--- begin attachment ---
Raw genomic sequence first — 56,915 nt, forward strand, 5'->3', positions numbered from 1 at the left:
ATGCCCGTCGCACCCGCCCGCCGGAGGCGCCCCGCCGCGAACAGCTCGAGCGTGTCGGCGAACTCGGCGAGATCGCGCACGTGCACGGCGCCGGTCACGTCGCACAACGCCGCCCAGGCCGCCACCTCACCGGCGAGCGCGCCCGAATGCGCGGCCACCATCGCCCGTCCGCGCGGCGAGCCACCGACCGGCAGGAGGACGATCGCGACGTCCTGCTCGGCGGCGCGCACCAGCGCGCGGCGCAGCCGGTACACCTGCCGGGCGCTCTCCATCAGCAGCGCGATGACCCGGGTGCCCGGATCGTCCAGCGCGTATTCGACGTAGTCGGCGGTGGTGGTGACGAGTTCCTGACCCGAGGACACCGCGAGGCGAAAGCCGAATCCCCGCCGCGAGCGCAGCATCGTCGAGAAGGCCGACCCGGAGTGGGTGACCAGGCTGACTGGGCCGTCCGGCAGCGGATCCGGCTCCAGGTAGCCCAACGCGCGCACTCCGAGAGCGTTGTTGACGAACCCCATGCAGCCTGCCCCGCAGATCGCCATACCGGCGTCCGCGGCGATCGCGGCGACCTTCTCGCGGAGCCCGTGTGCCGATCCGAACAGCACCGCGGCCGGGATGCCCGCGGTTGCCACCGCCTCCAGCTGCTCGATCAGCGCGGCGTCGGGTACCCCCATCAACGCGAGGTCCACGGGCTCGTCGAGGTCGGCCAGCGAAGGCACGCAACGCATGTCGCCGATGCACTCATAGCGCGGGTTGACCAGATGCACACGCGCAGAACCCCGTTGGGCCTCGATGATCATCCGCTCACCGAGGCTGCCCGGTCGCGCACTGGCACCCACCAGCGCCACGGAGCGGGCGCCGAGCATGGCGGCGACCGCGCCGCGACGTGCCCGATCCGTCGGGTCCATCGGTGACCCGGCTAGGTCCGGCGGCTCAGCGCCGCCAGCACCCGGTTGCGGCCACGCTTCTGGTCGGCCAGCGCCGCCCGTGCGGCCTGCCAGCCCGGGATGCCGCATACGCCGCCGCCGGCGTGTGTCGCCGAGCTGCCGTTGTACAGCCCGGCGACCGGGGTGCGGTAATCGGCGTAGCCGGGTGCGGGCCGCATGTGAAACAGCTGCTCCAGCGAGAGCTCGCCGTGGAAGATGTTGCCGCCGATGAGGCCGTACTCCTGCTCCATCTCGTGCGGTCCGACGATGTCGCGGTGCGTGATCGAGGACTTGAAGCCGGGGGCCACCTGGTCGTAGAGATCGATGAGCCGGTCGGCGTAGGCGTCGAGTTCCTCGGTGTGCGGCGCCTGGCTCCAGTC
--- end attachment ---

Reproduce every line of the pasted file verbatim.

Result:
Raw genomic sequence first — 56,915 nt, forward strand, 5'->3', positions numbered from 1 at the left:
ATGCCCGTCGCACCCGCCCGCCGGAGGCGCCCCGCCGCGAACAGCTCGAGCGTGTCGGCGAACTCGGCGAGATCGCGCACGTGCACGGCGCCGGTCACGTCGCACAACGCCGCCCAGGCCGCCACCTCACCGGCGAGCGCGCCCGAATGCGCGGCCACCATCGCCCGTCCGCGCGGCGAGCCACCGACCGGCAGGAGGACGATCGCGACGTCCTGCTCGGCGGCGCGCACCAGCGCGCGGCGCAGCCGGTACACCTGCCGGGCGCTCTCCATCAGCAGCGCGATGACCCGGGTGCCCGGATCGTCCAGCGCGTATTCGACGTAGTCGGCGGTGGTGGTGACGAGTTCCTGACCCGAGGACACCGCGAGGCGAAAGCCGAATCCCCGCCGCGAGCGCAGCATCGTCGAGAAGGCCGACCCGGAGTGGGTGACCAGGCTGACTGGGCCGTCCGGCAGCGGATCCGGCTCCAGGTAGCCCAACGCGCGCACTCCGAGAGCGTTGTTGACGAACCCCATGCAGCCTGCCCCGCAGATCGCCATACCGGCGTCCGCGGCGATCGCGGCGACCTTCTCGCGGAGCCCGTGTGCCGATCCGAACAGCACCGCGGCCGGGATGCCCGCGGTTGCCACCGCCTCCAGCTGCTCGATCAGCGCGGCGTCGGGTACCCCCATCAACGCGAGGTCCACGGGCTCGTCGAGGTCGGCCAGCGAAGGCACGCAACGCATGTCGCCGATGCACTCATAGCGCGGGTTGACCAGATGCACACGCGCAGAACCCCGTTGGGCCTCGATGATCATCCGCTCACCGAGGCTGCCCGGTCGCGCACTGGCACCCACCAGCGCCACGGAGCGGGCGCCGAGCATGGCGGCGACCGCGCCGCGACGTGCCCGATCCGTCGGGTCCATCGGTGACCCGGCTAGGTCCGGCGGCTCAGCGCCGCCAGCACCCGGTTGCGGCCACGCTTCTGGTCGGCCAGCGCCGCCCGTGCGGCCTGCCAGCCCGGGATGCCGCATACGCCGCCGCCGGCGTGTGTCGCCGAGCTGCCGTTGTACAGCCCGGCGACCGGGGTGCGGTAATCGGCGTAGCCGGGTGCGGGCCGCATGTGAAACAGCTGCTCCAGCGAGAGCTCGCCGTGGAAGATGTTGCCGCCGATGAGGCCGTACTCCTGCTCCATCTCGTGCGGTCCGACGATGTCGCGGTGCGTGATCGAGGACTTGAAGCCGGGGGCCACCTGGTCGTAGAGATCGATGAGCCGGTCGGCGTAGGCGTCGAGTTCCTCGGTGTGCGGCGCCTGGCTCCAGTC